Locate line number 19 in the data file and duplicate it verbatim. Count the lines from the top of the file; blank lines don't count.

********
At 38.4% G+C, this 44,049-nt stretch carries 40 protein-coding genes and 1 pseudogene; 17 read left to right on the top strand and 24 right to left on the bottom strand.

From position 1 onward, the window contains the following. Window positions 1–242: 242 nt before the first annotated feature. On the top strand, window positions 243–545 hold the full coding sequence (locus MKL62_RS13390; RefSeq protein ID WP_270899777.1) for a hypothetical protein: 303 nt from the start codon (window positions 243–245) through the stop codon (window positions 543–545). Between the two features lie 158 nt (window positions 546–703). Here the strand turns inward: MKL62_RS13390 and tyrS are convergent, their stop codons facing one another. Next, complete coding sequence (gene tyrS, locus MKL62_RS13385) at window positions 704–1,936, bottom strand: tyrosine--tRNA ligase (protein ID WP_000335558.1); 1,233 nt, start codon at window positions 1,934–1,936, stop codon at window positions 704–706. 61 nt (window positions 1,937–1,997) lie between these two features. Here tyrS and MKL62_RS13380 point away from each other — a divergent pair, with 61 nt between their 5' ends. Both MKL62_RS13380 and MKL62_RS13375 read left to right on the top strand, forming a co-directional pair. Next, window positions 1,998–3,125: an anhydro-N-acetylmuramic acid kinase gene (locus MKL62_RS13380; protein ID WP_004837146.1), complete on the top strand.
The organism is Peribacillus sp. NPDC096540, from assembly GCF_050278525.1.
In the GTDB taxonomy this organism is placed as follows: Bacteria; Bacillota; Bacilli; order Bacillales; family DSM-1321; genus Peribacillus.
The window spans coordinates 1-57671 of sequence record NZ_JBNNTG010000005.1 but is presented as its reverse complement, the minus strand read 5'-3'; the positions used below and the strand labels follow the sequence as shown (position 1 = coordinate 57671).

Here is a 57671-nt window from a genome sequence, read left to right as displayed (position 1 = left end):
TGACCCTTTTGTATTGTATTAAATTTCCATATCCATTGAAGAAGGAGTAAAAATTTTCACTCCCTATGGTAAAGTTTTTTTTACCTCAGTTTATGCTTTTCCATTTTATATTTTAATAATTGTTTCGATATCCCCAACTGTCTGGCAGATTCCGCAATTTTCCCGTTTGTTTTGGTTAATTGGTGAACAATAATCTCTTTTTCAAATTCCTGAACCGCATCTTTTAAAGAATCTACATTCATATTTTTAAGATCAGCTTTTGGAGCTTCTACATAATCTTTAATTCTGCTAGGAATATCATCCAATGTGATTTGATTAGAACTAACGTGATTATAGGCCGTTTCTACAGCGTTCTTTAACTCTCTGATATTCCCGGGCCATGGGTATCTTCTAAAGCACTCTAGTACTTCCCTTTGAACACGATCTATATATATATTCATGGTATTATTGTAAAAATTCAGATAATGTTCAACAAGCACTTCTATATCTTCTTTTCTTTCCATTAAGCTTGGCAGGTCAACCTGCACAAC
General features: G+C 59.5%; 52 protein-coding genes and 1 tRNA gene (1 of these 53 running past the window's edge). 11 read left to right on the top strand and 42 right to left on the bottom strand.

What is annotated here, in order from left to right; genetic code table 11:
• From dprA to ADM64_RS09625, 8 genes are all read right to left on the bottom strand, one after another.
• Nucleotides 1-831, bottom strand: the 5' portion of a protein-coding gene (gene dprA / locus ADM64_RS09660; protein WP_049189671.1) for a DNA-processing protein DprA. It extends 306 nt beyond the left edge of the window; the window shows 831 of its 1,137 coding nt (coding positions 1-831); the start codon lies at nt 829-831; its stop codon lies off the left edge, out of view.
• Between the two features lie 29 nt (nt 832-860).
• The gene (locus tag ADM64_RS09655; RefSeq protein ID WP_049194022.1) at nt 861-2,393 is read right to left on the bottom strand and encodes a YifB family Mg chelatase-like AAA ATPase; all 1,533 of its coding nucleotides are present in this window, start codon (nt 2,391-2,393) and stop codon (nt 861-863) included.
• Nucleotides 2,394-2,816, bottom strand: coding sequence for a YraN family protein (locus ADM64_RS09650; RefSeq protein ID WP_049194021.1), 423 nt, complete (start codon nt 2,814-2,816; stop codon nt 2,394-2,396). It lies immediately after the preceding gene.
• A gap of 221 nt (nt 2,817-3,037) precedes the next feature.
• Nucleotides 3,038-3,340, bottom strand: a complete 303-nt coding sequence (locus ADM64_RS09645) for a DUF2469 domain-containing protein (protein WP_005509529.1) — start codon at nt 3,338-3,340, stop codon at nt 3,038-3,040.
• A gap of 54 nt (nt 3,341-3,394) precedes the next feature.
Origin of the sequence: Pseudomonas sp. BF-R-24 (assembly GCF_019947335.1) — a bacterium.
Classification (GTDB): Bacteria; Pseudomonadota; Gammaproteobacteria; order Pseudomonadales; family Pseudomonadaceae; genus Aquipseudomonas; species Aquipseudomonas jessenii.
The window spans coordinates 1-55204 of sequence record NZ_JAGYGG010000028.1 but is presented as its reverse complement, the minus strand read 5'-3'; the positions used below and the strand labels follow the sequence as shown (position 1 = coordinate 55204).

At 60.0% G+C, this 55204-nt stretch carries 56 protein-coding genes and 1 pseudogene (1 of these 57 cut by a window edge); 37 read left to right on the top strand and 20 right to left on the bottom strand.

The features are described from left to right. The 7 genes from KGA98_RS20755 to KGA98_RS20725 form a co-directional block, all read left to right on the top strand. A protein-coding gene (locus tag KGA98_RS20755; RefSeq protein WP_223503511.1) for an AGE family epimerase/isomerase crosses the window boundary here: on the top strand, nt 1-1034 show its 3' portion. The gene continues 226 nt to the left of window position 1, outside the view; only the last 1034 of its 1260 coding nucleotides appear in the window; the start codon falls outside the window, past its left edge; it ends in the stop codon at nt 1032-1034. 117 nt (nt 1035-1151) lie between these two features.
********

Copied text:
Classification (GTDB): Bacteria; Pseudomonadota; Gammaproteobacteria; order Pseudomonadales; family Pseudomonadaceae; genus Aquipseudomonas; species Aquipseudomonas jessenii.